MOSCOW (Reuters) - Russian President Vladimir Putin on Monday signed into law counter-sanctions legislation that was drawn up by lawmakers in response to U.S. sanctions imposed on Russia in April.
The legislation gives the president, among other things, the power to sever ties with unfriendly countries, and to ban trade of goods with those countries.
However, it has been watered down since it was first conceived by lawmakers in response to the new round of U.S. sanctions on Russian businesses.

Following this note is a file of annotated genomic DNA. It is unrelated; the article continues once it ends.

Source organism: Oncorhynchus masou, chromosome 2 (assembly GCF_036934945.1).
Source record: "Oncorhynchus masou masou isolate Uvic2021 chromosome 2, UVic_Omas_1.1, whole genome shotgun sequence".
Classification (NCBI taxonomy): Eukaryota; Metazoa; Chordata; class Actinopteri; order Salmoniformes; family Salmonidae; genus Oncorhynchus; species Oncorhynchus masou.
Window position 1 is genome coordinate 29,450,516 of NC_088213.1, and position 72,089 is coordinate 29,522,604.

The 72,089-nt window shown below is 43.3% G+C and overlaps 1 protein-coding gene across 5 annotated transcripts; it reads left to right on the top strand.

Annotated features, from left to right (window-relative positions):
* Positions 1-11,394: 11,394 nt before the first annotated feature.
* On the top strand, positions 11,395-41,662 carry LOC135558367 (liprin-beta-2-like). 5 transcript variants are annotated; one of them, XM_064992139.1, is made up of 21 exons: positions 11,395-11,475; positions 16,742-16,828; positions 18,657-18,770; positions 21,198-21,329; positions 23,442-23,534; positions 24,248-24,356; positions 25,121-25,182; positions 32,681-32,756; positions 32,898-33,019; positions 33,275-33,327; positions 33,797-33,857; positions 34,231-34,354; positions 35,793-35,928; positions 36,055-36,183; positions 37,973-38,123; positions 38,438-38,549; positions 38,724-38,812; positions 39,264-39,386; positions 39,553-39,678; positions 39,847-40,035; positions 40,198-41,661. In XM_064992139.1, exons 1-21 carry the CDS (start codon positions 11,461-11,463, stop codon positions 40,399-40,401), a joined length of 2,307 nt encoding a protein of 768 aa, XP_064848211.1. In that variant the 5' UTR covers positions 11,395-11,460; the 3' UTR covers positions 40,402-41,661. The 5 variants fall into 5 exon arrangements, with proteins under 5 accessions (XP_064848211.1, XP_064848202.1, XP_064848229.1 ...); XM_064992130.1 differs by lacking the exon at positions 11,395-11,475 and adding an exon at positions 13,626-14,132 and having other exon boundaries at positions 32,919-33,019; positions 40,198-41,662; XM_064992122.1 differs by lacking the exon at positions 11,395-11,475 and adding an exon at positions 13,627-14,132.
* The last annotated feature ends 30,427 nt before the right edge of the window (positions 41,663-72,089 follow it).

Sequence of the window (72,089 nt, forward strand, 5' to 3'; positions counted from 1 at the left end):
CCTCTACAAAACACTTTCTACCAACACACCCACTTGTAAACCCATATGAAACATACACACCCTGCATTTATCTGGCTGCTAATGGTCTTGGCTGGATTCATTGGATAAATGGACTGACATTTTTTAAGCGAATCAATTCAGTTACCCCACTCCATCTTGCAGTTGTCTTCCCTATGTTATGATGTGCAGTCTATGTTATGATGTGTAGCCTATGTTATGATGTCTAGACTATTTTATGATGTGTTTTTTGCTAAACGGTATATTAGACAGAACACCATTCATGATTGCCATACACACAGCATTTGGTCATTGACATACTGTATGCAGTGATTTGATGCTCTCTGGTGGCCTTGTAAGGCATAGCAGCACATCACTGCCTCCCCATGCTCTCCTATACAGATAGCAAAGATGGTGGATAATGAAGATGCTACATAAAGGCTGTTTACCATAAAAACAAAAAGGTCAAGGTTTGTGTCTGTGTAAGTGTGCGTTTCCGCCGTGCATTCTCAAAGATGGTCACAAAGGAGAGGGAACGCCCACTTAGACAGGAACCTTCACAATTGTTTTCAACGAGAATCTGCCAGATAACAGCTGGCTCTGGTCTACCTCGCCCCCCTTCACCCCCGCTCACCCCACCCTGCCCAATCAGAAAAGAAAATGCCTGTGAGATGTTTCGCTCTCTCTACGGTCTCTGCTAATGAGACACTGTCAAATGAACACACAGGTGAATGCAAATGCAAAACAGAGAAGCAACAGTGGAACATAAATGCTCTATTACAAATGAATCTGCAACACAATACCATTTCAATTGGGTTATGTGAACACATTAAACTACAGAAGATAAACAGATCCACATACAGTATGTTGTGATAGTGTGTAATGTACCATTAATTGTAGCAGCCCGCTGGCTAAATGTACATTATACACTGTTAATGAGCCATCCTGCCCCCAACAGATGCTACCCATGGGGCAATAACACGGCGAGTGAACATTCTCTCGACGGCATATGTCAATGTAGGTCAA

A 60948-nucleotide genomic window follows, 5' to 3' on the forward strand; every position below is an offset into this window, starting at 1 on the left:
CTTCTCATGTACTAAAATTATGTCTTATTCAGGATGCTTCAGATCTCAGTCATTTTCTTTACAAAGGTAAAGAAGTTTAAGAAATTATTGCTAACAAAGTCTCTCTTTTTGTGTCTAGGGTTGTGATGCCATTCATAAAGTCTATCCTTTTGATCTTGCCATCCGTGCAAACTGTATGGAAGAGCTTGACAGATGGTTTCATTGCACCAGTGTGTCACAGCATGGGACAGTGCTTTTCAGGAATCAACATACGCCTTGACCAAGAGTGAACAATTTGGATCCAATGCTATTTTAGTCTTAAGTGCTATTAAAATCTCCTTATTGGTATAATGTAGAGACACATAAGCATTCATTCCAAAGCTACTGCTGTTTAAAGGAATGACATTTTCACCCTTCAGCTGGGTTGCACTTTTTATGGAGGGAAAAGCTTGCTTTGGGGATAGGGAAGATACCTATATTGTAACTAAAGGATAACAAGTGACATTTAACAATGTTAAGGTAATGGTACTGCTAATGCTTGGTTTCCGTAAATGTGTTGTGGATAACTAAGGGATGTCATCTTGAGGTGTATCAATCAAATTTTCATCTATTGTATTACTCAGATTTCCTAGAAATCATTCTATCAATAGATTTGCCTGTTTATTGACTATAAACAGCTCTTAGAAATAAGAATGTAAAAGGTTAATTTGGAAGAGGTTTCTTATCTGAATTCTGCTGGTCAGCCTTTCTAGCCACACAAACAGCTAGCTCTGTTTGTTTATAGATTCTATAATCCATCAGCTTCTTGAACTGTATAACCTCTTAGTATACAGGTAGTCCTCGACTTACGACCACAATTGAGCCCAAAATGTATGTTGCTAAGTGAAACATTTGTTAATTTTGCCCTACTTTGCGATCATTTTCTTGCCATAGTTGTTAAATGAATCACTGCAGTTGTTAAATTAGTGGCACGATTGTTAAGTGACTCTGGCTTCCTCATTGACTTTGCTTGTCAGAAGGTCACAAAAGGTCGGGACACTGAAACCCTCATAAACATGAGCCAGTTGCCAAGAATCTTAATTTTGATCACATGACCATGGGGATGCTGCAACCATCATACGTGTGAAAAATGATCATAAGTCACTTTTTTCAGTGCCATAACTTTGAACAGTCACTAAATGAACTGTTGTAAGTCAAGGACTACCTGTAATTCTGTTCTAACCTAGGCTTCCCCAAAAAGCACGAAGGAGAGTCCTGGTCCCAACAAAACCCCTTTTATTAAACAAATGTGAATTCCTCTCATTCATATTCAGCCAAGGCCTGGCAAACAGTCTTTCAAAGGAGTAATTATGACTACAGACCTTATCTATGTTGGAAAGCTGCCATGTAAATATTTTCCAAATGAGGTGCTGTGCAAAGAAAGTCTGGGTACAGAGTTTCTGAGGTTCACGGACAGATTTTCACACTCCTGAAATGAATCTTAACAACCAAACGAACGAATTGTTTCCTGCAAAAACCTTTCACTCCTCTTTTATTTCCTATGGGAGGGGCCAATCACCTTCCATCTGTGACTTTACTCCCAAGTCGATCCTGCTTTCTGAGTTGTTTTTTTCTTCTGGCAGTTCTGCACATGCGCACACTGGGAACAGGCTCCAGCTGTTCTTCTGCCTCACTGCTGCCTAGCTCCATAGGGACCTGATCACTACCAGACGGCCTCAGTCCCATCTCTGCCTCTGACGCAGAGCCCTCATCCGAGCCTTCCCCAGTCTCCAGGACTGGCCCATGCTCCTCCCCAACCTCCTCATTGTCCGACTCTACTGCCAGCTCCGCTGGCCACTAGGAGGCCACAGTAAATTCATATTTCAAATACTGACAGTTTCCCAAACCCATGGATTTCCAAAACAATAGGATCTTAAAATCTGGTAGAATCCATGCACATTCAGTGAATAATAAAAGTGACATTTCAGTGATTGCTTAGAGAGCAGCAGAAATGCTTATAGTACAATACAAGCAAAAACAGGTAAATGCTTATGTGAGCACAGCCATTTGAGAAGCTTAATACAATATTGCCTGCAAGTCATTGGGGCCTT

Lawmakers initially proposed large-scale restrictions on U.S. goods and services, ranging from food and alcohol to medicine and consulting services.
The law was one of two items of legislation. In the second, lawmakers debated making it a crime punishable by jail for a Russian citizen to comply with the U.S. sanctions.
Russian and foreign business lobbies had said any such law would effectively force firms to choose between doing business with Russia and having dealings with the rest of the world.
Last month Putin said any retaliation against western sanctions must not hurt the Russian economy or partners that do business in Russia.
Reporting by Andrey Ostroukh; Writing by Tom Balmforth; Editing by Toby Chopra and David Stamp